It speaks volumes about our industry that, even during economic downturns, aviation companies still find ways to innovate; indeed, one could argue that some of aviation’s greatest innovations have come when times were hardest. While new-airplane introductions in 2011 were rare, there were innovations galore in the fields of avionics, electronic flight bag technology (read “iPad apps”) and pilot products such as headsets and handhelds. As a result, we had no trouble finding nominees for our annual Editors’ Choice Awards. In fact, as is often the case, our biggest challenge was not in finding deserving candidates but in narrowing down the field. The following winners (with one noteworthy exception, as you’ll read) are products that were introduced in 2011 and proved themselves in the field for their value, innovation and utility. For these reasons and more, it is our privilege to award them each a 2011 Flying Editors’ Choice Award.
Recreational Aviation Foundation
Generally the Editors’ Choice Awards go to companies that have brought innovative products to the market. Instead, this award goes to an organization that provides an innovative service to all pilots. Since it was founded in 2003, the Recreational Aviation Foundation (RAF) has worked tirelessly to save, reopen and even establish recreational and backcountry strips for public use around the United States. In our view, this effort recognizes the symbolic and, more importantly, the practical importance of these strips to who we are as pilots and to what we do. As a direct result of the RAF’s efforts, numerous strips have been saved from public-use closure. In addition, two dozen airstrips have opened or have been reopened thanks to the RAF, including Russian Flat Airport (M42) in Montana, the Saline Valley Chicken Strip in California, Fort Kent Airstrip in northern Maine and Blackwater Airfield (8FD3) in Florida.
Lightspeed hit the bull’s-eye when it introduced the Zulu.2 at the Sun ’n Fun International Fly-In and Expo last year. The new Zulu offers a substantially better fit than the already superbly comfortable original Zulu, and it adds new features to boot. The added comfort was achieved through the use of new ear seals, reducing the side pressure by as much as 15 percent. The Zulu.2 headphones produce a quieter, clearer sound, and the product’s mic has been redesigned with a disc-shape diaphragm that’s about the best we’ve heard. A two-channel Bluetooth receiver enables simultaneous connection of a cell phone and music device, if so desired. And why wouldn’t you want to supply these high-tech headphones with some good tunes? Despite all the improvements, the Zulu.2 is 13 ounces lighter than its predecessor.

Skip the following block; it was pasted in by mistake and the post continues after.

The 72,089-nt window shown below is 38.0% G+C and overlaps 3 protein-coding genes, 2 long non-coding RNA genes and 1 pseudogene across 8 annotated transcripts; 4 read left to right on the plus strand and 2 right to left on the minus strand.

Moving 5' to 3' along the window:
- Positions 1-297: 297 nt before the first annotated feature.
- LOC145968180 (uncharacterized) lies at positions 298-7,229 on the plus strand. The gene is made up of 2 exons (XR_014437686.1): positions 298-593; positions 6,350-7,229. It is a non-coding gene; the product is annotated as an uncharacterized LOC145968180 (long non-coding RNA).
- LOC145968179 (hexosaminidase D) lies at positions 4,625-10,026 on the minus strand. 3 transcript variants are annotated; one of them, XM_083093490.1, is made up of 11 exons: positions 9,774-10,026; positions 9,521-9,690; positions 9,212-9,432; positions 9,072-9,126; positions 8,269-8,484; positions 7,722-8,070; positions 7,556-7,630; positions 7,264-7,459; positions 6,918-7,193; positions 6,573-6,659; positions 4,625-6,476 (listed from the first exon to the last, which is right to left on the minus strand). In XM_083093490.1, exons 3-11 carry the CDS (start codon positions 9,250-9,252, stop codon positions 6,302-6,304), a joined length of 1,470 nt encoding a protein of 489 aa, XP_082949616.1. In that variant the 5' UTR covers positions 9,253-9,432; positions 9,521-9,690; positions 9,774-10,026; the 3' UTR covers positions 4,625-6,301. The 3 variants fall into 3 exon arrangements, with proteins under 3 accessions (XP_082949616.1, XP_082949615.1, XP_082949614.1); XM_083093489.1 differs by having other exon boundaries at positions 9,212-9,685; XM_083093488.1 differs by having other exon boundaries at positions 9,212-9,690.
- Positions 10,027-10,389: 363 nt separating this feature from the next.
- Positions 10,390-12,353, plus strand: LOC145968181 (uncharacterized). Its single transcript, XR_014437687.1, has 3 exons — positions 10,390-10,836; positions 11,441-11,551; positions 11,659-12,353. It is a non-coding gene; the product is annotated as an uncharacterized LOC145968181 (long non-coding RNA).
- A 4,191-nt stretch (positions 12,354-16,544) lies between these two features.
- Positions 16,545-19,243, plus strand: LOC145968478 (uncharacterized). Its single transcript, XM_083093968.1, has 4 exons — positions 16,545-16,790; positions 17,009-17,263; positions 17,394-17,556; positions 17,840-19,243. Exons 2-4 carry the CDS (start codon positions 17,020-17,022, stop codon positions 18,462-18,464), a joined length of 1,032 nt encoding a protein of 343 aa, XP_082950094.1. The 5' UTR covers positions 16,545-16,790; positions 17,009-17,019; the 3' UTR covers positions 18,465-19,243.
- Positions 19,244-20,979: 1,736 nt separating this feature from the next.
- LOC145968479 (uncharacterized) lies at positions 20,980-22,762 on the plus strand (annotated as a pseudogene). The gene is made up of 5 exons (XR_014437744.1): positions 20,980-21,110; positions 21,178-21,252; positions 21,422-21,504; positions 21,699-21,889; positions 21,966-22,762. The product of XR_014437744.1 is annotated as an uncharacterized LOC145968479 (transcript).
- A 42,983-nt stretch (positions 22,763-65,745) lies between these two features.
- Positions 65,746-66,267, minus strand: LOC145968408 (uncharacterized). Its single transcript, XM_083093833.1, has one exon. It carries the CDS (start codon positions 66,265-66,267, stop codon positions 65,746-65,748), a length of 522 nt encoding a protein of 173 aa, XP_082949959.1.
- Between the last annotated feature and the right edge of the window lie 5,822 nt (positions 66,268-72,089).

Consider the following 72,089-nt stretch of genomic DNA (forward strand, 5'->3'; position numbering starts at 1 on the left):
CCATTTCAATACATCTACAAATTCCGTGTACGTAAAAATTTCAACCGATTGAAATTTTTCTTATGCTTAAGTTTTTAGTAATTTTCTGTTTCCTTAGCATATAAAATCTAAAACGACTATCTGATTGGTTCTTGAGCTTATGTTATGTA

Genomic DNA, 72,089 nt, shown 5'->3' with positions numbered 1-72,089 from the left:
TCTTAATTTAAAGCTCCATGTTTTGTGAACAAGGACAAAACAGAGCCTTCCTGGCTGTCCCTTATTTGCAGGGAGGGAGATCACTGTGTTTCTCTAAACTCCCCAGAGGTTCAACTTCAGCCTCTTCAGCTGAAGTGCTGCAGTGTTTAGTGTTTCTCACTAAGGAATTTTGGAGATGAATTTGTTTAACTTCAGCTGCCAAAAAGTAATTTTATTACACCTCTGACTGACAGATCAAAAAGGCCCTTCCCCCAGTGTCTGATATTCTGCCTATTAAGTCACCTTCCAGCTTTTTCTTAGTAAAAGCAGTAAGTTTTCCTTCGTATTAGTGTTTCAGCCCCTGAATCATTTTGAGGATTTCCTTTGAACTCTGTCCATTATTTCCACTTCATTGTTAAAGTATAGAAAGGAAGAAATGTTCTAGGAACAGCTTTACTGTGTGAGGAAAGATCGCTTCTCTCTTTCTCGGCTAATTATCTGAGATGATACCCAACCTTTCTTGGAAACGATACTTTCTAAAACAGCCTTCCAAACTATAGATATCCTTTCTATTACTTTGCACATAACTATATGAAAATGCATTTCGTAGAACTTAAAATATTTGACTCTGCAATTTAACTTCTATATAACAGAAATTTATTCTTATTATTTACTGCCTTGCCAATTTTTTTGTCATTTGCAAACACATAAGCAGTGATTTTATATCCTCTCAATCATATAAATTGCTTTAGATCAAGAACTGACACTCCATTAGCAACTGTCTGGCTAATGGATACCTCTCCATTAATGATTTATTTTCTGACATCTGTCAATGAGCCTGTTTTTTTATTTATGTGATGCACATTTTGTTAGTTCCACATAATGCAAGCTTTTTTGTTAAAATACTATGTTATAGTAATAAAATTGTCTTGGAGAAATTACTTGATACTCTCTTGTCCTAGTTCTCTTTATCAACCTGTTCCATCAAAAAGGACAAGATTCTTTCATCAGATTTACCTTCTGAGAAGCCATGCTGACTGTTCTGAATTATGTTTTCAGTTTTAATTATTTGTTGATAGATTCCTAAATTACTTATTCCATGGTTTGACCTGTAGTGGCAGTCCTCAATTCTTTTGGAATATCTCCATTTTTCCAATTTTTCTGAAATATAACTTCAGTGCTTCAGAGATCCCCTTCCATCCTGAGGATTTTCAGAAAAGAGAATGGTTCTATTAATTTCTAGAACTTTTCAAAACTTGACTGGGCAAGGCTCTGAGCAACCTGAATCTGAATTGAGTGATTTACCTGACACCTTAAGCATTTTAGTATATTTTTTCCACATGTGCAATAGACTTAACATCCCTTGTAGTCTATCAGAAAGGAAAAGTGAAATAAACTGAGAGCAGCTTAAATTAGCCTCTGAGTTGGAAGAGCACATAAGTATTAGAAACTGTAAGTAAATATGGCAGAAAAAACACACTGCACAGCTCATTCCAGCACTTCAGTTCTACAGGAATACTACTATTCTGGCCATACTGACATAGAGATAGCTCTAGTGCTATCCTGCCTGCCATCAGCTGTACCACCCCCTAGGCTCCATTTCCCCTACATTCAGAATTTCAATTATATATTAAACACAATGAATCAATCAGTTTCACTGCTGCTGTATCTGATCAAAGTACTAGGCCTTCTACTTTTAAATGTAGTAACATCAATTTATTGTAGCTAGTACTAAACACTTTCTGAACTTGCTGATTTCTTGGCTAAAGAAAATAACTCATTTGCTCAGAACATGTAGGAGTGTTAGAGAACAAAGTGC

Hawker Beechcraft King Air 250
The Beechcraft King Air has been a winning workhorse in the owner-operator, medevac and charter market since it was introduced in 1964. Since then, more than 6,800 King Airs have taken to the skies, and the latest iteration of the twin turboprop, the beautifully appointed King Air 250, beats the predecessor, the King Air 200, by several horse lengths. The new model boasts an 18 percent shorter takeoff run, it climbs to 35,000 feet 15 percent faster, and it’s 8 percent faster than the previous generation King Air to boot. For the operator, these improvements equate to greater versatility, shorter trips and better fuel economy, making the latest 200-series King Air the best King Air yet.
The developers of ForeFlight Mobile, the leading aviation iPad charting, mapping and airport information application, kept very busy in 2011 making their industry-leading product even better. Added capabilities include XM Weather overlay, georeferenced approach charts, airport diagrams and a handy, dandy “binder,” which keeps charts organized on the app for easier access. The “touch planning” feature, which allows pilots to create a route simply by touching the screen, was expanded to include pop-up windows that provide information about special-use airspace. Other new features added in 2011 include winds aloft and the capability to overlay TFRs, sigmets and airmets. ForeFlight also made a noteworthy foray into international coverage when it expanded its service to include charts for Canada. And with its U.S. subscription prices starting at just $75, ForeFlight’s easy-to-get and easy-to-use app is such a great value that pilots no longer have any excuse to fly with outdated charts.
Garmin GTN Series Navigators
Garmin introduced its GTN 650 and GTN 750 navigators earlier this year, and they have been big hits in the marketplace. As replacements for the hugely successful GNS 430/530 GPS/Nav/Comm navigation systems (of which Garmin has sold around 150,000 in all), the GTN series systems have big shoes to fill. And they’ve done it. While the touch-screen capability and new look and feel are truly remarkable innovations, there are other new features that make these systems not replacements but enhancements. These include remote audio panel operation (GTN 750 only), remote transponder control and graphical flight planning. These units have moved beyond the realm of the glass-cockpit-like MFD capabilities such as terrain, traffic, weather and charts, and graphical flight planning, including “rubber band” editing. Best of all, Garmin kept the prices for these two navigators right in pilots’ sweet spots.